By Christine Retkwa
The Ukrainian Refugee Assistance Project, organized by HMN members, is sponsoring a Ukrainian family that arrived in Minnesota in August. Here is the latest update.
There have been some significant changes in the lives of Anton, Olha, and Zlata.
Coincidentally, on the day the November HumanistsMN newsletter was published with the article saying that Anton needed a job, he got one! Is that fate – or him making his own luck by following through on contact leads? He was hired by a construction company to install drywall, where he is at a job site for a few days before moving to the next one.
Many others at the company speak Russian or Ukrainian so he is readily able to communicate and understand the assigned tasks. Yay! There is that little downside of having to be at work at 6 a.m. each day. Such is the life of an employee. He has had a chance to visit new places like Edina and Minnetonka, quite far from the family’s original residence in Circle Pines.
In other news, the family has left Circle Pines and since mid-December has lived in an apartment in the southern part of Brooklyn Park. Finding this unit has been quite a journey and an education for all of us. With Anton earning $19 an hour, we aimed for a maximum rent of $1,000 for a one-bedroom unit. However, most management companies/landlords will not rent one-bedrooms to more than two people, even when one is a small child.
There’s also that little thing called adequate credit rating, which most places require. Anton and Olha have no credit rating and it takes about six months to build one, so the options are to have a cosigner or find the rare place that doesn’t use credit rating as a determining factor. One such developer/management company is Aeon, the company that owns their apartment complex.
We focused at first on the two center cities or first-ring suburbs so public transit would be available for Olha and Zlata given that Anton now has the car during the day. But the couple finally decided to look farther out. First, their dollars would go further toward a place in better condition. Second, it was easier to find a unit with free, off-street parking. Many closer-in apartments had little parking or charged up to $150 for a space.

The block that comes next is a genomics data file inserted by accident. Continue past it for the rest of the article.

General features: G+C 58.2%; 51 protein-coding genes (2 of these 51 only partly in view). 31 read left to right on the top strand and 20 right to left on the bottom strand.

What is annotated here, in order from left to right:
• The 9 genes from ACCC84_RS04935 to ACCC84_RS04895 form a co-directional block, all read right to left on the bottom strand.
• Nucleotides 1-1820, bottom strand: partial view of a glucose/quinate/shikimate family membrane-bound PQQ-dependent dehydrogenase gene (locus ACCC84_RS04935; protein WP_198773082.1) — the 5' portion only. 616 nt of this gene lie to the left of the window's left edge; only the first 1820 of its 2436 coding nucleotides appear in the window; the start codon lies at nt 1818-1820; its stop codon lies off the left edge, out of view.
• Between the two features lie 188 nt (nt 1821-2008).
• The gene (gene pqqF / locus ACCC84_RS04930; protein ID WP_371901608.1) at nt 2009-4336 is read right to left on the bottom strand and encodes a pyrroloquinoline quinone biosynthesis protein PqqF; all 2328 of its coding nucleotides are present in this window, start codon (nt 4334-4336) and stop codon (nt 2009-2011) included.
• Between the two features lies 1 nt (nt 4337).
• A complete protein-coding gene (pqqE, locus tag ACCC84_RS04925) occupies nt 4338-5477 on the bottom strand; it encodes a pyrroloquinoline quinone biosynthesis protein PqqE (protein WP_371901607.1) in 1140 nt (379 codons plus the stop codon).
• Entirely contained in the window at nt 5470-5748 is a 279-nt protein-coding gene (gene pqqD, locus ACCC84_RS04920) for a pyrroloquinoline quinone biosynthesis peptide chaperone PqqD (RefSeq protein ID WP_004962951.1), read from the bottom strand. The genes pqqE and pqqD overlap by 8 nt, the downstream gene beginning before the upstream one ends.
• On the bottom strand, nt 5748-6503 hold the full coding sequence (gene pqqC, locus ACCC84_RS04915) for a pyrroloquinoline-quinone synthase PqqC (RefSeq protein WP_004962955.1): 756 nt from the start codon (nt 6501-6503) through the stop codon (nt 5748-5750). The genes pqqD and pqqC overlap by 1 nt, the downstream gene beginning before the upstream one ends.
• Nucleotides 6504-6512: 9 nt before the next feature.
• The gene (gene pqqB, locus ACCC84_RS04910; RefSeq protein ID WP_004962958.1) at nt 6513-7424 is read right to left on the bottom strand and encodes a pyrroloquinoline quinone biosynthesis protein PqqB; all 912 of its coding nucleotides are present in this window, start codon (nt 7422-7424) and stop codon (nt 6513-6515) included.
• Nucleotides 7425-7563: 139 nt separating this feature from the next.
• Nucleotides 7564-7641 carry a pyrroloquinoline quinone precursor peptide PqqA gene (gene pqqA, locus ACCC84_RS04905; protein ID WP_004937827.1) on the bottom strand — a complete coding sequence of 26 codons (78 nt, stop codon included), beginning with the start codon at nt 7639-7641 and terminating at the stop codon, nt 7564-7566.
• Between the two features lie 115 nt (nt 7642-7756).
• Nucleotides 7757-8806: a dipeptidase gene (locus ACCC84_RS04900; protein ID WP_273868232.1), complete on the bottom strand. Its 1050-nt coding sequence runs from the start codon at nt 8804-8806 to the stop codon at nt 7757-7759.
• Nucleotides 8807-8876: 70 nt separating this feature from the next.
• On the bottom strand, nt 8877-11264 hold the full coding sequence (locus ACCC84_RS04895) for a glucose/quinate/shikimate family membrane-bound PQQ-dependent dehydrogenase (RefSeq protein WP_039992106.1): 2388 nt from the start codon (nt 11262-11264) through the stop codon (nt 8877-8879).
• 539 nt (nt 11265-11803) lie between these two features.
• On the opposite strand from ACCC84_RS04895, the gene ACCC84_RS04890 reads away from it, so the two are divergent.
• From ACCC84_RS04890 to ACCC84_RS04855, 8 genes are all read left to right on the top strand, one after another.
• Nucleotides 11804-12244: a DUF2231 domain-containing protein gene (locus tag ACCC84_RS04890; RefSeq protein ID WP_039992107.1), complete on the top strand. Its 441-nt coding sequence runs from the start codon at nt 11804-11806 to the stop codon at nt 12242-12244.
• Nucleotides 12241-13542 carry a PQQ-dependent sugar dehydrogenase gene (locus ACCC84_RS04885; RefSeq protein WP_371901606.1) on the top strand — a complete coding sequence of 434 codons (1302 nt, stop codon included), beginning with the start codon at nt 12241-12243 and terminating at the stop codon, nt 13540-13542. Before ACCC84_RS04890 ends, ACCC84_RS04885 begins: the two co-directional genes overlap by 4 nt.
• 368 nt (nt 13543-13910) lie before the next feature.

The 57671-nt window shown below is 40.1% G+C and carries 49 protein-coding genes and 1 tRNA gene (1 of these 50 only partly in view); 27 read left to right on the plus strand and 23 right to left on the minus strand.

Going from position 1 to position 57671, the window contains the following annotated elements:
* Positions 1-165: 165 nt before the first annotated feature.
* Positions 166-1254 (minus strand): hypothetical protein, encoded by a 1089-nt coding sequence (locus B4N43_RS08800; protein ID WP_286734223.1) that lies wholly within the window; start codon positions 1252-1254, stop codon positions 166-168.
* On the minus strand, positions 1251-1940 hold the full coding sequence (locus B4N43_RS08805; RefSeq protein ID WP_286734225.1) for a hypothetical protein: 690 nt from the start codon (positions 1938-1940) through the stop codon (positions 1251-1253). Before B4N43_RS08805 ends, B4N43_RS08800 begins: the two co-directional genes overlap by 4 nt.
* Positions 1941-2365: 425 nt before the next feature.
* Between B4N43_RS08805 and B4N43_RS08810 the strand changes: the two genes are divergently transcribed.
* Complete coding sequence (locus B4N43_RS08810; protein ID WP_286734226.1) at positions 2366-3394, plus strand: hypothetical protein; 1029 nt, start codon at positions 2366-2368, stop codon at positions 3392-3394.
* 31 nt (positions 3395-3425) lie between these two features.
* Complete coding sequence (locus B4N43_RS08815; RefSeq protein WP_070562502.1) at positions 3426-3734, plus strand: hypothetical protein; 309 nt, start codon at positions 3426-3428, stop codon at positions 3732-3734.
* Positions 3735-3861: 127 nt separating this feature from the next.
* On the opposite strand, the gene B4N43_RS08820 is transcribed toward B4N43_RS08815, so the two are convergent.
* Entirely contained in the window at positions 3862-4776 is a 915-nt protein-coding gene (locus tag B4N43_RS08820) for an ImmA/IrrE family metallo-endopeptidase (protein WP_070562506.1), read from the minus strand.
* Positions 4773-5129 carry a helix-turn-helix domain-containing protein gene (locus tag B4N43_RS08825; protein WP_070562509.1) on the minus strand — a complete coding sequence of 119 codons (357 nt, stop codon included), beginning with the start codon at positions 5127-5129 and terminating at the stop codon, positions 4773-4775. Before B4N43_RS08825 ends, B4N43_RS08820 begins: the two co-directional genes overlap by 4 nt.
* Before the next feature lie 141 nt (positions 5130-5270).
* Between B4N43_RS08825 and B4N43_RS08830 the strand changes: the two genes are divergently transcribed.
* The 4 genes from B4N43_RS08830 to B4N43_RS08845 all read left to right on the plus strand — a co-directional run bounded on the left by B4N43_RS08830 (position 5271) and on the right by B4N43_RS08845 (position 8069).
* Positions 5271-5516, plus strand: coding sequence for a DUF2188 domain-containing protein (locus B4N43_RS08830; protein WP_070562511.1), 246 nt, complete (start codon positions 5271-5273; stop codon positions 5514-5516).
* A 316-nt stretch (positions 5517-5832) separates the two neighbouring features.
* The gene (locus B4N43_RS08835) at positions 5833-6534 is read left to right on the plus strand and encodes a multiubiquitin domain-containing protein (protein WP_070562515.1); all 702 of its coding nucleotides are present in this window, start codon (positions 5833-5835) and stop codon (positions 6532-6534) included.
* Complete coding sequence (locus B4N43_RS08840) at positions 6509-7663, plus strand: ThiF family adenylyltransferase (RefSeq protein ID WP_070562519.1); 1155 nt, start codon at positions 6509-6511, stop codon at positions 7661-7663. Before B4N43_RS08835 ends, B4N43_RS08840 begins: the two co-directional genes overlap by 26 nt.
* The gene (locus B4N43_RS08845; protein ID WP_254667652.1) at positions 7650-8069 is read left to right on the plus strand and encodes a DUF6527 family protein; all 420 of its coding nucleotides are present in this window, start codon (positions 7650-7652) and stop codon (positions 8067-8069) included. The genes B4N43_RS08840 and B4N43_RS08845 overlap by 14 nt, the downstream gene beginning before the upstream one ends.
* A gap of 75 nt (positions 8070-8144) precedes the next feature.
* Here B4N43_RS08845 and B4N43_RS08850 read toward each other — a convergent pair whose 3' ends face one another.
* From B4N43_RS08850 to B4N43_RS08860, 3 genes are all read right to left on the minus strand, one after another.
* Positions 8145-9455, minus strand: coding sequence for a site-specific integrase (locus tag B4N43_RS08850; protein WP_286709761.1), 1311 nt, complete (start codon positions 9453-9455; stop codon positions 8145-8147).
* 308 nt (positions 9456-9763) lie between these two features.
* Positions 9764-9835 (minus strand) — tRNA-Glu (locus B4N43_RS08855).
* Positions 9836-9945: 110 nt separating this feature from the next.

With Anton employed, the family is trying to be financially independent and has purchased many of their new housewares on their own at their favorite lower-cost stores. The committee has funded a bed from IKEA. LeeAnn Bera and Eoghan Henderson felt that their living room needed some decluttering, so they provided a sofa and coffee table. And Ann L. contributed a kitchen table and chair set, so the family no longer has to eat over their coffee table. Given that our finances were in good shape and that the laptop the family brought from Ukraine is no longer functional, we bought a new one for them as a New Year’s gift (a traditional gift-giving occasion in Ukraine).
Because of lack of transport and moving, the family hasn’t pursued language classes in person (Olha has continued to practice with online training). They have made some new acquaintances and had guests over on a couple of occasions. Good for them!
One issue that is still a challenge is finding healthcare providers and getting appointments. When you are on Medical Assistance, providers often have very few appointments available per month, so you’d better call on the first of the month. And for some, you’d better have a credit card on file in case the insurance doesn’t cover the services. But now that Anton has a card in his name (though with a very low limit), that is less of a problem.
The status on finances: so far, we have spent about $23,400 of the money raised for this effort, with about $8,700 remaining. We decided to hold this money for approximately nine months. This is partly to ensure the family has what they need to be independent, but mostly to see what else might be needed at that point. Olha has expressed interest in taking courses for a certification (such as in cosmetology). But due to Zlata’s close attachment to her, this will probably not occur until autumn 2024, when Zlata will start kindergarten. At that point, money for an additional car may be needed to help them further establish their life – or to pay tuition costs.
If it turns out it is not needed, HumanistsMN will find another outlet for the money that honors donors’ desire to help Ukrainian immigrants or refugees.
This is the last update that we will provide until that decision is made. Anton, Olha, and Zlata, the HumanistsMN Ukrainian Refugee Sponsorship team, and HumanistsMN’s Board thank all who have contributed financially or with tangible items to enable this family to transition to their new home!
–HumanistsMN Ukrainian Refugee Sponsorship Team
Note: The Sponsorship Team that has hosted, escorted, transported, supported, befriended, married, and translated and researched for our Ukrainian friends includes: LeeAnn B., Esther A., Ashley A., Bob A., Christine R., David G., Estelle B., Holly M., Joyce E., Moira W., Nancy R., and Uriah B. We are pleased to have come together as a true team, to aid fellow humans in their efforts to find a safe new home where they can thrive.